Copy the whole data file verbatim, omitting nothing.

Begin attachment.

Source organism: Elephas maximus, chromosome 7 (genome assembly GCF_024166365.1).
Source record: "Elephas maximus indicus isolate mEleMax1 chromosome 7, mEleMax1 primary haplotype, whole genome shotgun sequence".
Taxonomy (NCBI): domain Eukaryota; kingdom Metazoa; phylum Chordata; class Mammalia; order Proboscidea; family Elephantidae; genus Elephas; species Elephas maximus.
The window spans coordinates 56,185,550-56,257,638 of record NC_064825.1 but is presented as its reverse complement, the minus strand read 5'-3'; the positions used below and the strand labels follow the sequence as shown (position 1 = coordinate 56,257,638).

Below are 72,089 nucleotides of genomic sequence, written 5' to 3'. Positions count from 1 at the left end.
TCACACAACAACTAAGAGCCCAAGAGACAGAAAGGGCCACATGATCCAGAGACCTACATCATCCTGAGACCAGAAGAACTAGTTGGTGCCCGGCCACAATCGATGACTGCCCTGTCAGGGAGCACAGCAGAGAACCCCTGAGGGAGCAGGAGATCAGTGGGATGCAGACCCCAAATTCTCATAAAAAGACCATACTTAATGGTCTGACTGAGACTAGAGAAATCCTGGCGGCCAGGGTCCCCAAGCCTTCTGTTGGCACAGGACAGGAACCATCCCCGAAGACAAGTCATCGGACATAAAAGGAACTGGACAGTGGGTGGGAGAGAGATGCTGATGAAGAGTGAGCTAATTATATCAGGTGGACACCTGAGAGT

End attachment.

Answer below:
Source organism: Elephas maximus, chromosome 7 (genome assembly GCF_024166365.1).
Source record: "Elephas maximus indicus isolate mEleMax1 chromosome 7, mEleMax1 primary haplotype, whole genome shotgun sequence".
Taxonomy (NCBI): domain Eukaryota; kingdom Metazoa; phylum Chordata; class Mammalia; order Proboscidea; family Elephantidae; genus Elephas; species Elephas maximus.
The window spans coordinates 56,185,550-56,257,638 of record NC_064825.1 but is presented as its reverse complement, the minus strand read 5'-3'; the positions used below and the strand labels follow the sequence as shown (position 1 = coordinate 56,257,638).

Below are 72,089 nucleotides of genomic sequence, written 5' to 3'. Positions count from 1 at the left end.
TCACACAACAACTAAGAGCCCAAGAGACAGAAAGGGCCACATGATCCAGAGACCTACATCATCCTGAGACCAGAAGAACTAGTTGGTGCCCGGCCACAATCGATGACTGCCCTGTCAGGGAGCACAGCAGAGAACCCCTGAGGGAGCAGGAGATCAGTGGGATGCAGACCCCAAATTCTCATAAAAAGACCATACTTAATGGTCTGACTGAGACTAGAGAAATCCTGGCGGCCAGGGTCCCCAAGCCTTCTGTTGGCACAGGACAGGAACCATCCCCGAAGACAAGTCATCGGACATAAAAGGAACTGGACAGTGGGTGGGAGAGAGATGCTGATGAAGAGTGAGCTAATTATATCAGGTGGACACCTGAGAGT